Agricultural engineers work for a variety of companies ranging from industrial farms to government-funded research labs. A typical day can be spent researching the genetics of a particular species of plant to designing an improved drainage system for a field of crops.
Agricultural Engineer Job Responsibilities
Duties can include soil and water testing, inventing or designing rainwater and irrigation run-off plans, analyzing and recommending fertilizers or pesticides, and/or adapting seeds to various climate and soil conditions. People in this field will be expected to work very closely with biologists, environmental engineers, farmers, government officials, veterinarians, and corporate partners and clients.
As an agricultural engineer, you will most likely be responsible for insuring the sustainability of the livestock and crops on a farm. This is usually accomplished by monitoring all of the various systems on a farm in order to ensure that they are running as planned, as well as planning for natural and manmade disasters. As crops, farming techniques, and government regulations change, you will be responsible for learning about, educating others, and implementing these new procedures while keeping the farm operational and profitable.
Agricultural Engineer Training and Education Requirements
Agricultural Engineers will need to have at least a Bachelor’s of Science in Agricultural, Biological, Chemical, Civil, or Environmental Engineering. Obtaining a Master’s or Ph.D. in these areas will usually be required in order to be promoted into management, but it is not necessary to get as higher degree in order to find a job in the field. Employers like to see some experience with working around farms, crops, and livestock; but the length of time and degree of experience can vary between employers. Typically several months of internship or even time spent as a general field or barn hand will provide someone with enough familiarity with agriculture to be successful at their job.
Candidates without a four year degree can often spend several years working on a farm or feedlot before being considered for an engineering position. These candidates, however, will most likely be required to complete their education within a specified timeframe in order to keep their position.
Agricultural Engineer Salary and Wages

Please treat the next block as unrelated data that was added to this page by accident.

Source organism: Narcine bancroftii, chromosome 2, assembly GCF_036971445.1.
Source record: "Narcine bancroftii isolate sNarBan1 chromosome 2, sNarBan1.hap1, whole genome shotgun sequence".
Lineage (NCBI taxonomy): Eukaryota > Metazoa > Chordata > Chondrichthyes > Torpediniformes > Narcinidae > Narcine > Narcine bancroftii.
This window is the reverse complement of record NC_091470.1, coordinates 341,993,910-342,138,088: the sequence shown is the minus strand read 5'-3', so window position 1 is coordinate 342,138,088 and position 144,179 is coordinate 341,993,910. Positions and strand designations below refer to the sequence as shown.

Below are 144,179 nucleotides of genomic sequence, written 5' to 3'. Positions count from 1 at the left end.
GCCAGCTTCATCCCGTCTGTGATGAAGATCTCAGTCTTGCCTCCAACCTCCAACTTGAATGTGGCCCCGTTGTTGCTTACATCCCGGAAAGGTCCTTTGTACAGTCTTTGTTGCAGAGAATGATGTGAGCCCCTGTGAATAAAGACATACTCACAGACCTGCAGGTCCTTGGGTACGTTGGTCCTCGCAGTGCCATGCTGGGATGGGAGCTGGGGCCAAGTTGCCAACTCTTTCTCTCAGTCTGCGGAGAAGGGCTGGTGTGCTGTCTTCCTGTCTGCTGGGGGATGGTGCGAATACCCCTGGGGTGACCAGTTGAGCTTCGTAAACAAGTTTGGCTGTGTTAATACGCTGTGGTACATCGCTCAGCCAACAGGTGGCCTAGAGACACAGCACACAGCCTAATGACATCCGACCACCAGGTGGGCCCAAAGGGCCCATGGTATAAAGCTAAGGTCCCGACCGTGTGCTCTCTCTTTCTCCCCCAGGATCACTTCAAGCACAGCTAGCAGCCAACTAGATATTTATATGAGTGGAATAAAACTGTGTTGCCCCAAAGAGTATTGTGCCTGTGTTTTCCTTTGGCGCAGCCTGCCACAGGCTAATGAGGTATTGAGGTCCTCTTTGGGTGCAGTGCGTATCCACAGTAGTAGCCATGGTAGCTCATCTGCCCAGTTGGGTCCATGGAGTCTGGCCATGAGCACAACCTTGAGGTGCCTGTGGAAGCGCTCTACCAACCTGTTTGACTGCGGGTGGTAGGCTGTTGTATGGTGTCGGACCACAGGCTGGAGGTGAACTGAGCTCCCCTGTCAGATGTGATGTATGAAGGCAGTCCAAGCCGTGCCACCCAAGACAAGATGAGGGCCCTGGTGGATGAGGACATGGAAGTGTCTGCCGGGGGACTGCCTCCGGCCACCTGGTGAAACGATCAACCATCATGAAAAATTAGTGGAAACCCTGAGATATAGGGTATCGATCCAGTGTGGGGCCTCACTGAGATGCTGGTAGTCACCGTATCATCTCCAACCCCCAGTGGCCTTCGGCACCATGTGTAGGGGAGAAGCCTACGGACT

Salaries for agricultural engineers can vary a lot based on the location and job requirements. In general, large corporate-owned farms and livestock feed operations will start agricultural engineers at a base salary of $35,000 to $40,000 a year, plus benefits such as health insurance and 401(k). These are usually full-time positions with good opportunities for advancement. After 4-10 years of work, an agricultural engineer employed by one of these firms can be promoted to management. Engineering Managers will usually earn between $70,000 and $120,000 a year, plus a bonus dependent on company profits.*
*According to the BLS, http://www.bls.gov/oco/
Smaller farms will usually hire self-employed consultants for short-term contract assignments. These positions can pay between $700 and $5000 a week, but the consultant is not guaranteed steady work, and must pay for his or her own expenses. The flexible schedule and ability to choose employers can also be a great benefit of this line of work. Agricultural engineers are also often hired by state, local, and federal governments. Salaries for these positions usually start around $35,000 to $40,000, but opportunities for pay raises and promotions are not as frequent as those who work in the private sector. Government employees do have better job security and benefits, however. Health insurance is usually fully funded, as is a pension plan.*
*According to the BLS, http://www.bls.gov/oco/
Agricultural Engineer Certifications
The type of work that is performed usually determines the type of certification that an agricultural engineer must have. Those who work on drainage, run-off, and/or irrigation systems must typically obtain a license to practice civil engineering in the state in which they are working. These licenses require the engineer to work for four year and pass two written tests taken at the beginning and end of his or her work term. Beyond this general requirement, however, certification will vary by state. Some states will require a certification in order to work with livestock, work with genetically engineered materials, and/or a registration in order to work with large quantities of industrial pesticides and fertilizers. Requirements do vary by state, be sure to research the requirements for your area before starting down this career path.
Agricultural Engineer Professional Associations
There are no specific professional organizations for agricultural engineers, but there are a variety of professional organizations for agricultural workers. Farmers of America and the National Association of Agricultural Workers are the two largest. There are also a large number of associations for engineers include the Society of Civil Engineers and the Society of Environmental Engineers. Additionally, there are a number of groups focused on the encouragement of and development of engineers or agricultural workers in specific minority groups.
These professional associations can be great ways to network with other people in your industry, as well as an excellent source to start looking for a job after graduation.
Get Your Degree!
Find schools and get information on the program that’s right for you.
Powered by Campus Explorer